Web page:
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Summary: Many Christians are against Harry Potter, but look at what he stands for: not magic as evil, but decency, loyalty, honesty and prevailing against oppression. Don’t reject Harry without thought.

Sermon: Second Sunday of Advent - Evensong 9th December 2001

In the name of the +Father and of the Son and of the Holy Spirit. Amen

We had been eagerly awaiting the evening for some time, and not just since the film’s release. In fact, the entire family had been looking forward to this moment since we had finished the first book.

Harry Potter and the Philosopher’s Stone has been the high point of this year - as both a film and as a series of novels which have grabbed and inspired all those in our family who are able to read - not just Liam and Emma, but Lou and I also. I claim the primacy here as I bought and read each of the first three novels as they came out for myself hoping that as the children developed their reading they would pick them up and we would have something to share, but was stymied when Liam ripped through the first three books almost in one go and then went and bought the 4th and read it agonizingly and tantalisingly before me.

They are great books, and a great film also, and I would recommend you all to read them, not merely as a way of staying in touch with contemporary society, and understand what all this fuss is all about, but also because they are excellent books, not merely for children, but for all ages - a truely shared experience, and quite frankly anything that gets 9 year olds away from the Playstation and behind a novel gets my full support.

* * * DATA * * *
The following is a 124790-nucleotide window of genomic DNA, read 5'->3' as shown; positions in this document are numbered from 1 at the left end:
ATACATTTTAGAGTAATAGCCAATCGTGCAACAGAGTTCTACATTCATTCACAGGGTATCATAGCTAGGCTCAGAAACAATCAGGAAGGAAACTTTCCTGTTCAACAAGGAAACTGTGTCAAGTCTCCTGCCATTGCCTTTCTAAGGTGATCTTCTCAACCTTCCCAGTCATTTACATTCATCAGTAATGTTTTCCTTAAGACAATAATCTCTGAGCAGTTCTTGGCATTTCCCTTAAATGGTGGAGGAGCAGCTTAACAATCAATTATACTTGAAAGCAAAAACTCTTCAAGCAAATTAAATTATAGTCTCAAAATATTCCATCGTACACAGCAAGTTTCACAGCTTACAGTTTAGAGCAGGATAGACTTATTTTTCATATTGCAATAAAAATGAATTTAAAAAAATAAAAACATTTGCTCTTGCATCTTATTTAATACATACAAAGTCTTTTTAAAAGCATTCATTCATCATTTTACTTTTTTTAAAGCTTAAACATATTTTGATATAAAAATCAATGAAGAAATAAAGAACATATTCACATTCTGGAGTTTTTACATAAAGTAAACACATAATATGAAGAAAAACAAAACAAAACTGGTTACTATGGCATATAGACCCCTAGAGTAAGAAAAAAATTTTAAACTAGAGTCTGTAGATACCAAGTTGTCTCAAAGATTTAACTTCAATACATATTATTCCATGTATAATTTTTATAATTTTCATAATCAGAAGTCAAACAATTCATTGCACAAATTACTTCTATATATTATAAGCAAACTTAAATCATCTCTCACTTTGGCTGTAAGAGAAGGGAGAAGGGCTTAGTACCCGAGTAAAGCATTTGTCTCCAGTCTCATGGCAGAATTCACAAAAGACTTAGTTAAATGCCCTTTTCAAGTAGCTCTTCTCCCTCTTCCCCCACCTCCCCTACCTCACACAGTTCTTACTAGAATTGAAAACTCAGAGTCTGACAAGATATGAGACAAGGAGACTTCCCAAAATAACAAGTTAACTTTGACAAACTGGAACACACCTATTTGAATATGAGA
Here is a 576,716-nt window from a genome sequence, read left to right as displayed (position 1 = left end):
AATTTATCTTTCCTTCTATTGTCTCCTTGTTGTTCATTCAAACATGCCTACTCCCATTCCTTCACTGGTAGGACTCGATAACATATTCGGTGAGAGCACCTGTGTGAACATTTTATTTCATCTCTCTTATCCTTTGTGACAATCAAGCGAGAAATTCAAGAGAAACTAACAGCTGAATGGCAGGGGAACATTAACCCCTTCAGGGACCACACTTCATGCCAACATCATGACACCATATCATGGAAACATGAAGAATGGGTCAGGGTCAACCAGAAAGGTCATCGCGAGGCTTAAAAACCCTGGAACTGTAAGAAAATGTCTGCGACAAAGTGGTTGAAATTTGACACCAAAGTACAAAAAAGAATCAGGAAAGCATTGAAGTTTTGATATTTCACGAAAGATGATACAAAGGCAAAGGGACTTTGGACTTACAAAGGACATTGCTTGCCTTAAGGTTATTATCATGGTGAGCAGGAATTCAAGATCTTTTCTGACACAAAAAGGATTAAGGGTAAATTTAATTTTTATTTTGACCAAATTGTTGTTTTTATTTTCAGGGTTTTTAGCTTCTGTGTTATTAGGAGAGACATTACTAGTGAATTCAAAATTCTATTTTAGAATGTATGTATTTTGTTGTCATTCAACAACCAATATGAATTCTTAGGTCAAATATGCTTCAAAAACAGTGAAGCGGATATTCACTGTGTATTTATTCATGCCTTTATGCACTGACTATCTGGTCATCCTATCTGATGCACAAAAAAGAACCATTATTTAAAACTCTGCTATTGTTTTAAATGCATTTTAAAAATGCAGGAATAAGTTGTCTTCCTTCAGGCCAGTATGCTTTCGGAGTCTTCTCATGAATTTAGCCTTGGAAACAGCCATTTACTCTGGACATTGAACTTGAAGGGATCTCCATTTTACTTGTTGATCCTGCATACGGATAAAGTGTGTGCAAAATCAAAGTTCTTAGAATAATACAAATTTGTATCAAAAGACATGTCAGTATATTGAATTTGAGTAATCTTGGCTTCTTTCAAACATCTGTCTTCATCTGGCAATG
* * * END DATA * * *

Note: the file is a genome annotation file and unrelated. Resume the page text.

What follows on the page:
The Hebrews had also been eagerly awaiting something - the Messiah was also fortold in the book, and our passage this evening from the Gospel of John is the final definitive statement from ‘the one who went before’ – effectively handing on the baton to Jesus.

John the Baptist takes the role of the insighted narrator in this evening’s Scripture, he saw in Christ the truth, recounting that he saw the mark of the dove on him, I was struck how Harry Potter also had a mark on him: a scar which marked him as special, as ’the boy who lived’

Professor McGonagall says of Harry “He’ll be famous – a legend – I wouldn’t be surprised if there was a Harry Potter Day in future – there will be books written about Harry – every child in the world will know his name”. And yet, he remained hidden from view until the right time of his denouement.

The Baptiser notes it was only after the act of baptism that John ’knew him’, likewise, Harry lived for the first 11 years of his childhood without insight, his adoptive parents knew but tried to suppress these tendencies

Let us be clear, Harry Potter is no Jesus Christ . He is a boy for whom extraordinary things happen, he is revealed to be an extraordinary person. Not only is he a wizard, but he is also embued with values which are thoroughly decent - honesty, goodness, loyalty, the overcoming of oppression - values which we recognise as Christian. Values to which we should all aspire.

The novel, and the Harry Potter Novels especially demonstrate the desire for resolution, the solving of the crime, the victory of Good over evil. There is a strong link between this and the reassurance of Mother Julian: ’all shall be well, all shall be well and all manner of things shall be well’ - a symbol of redemption.

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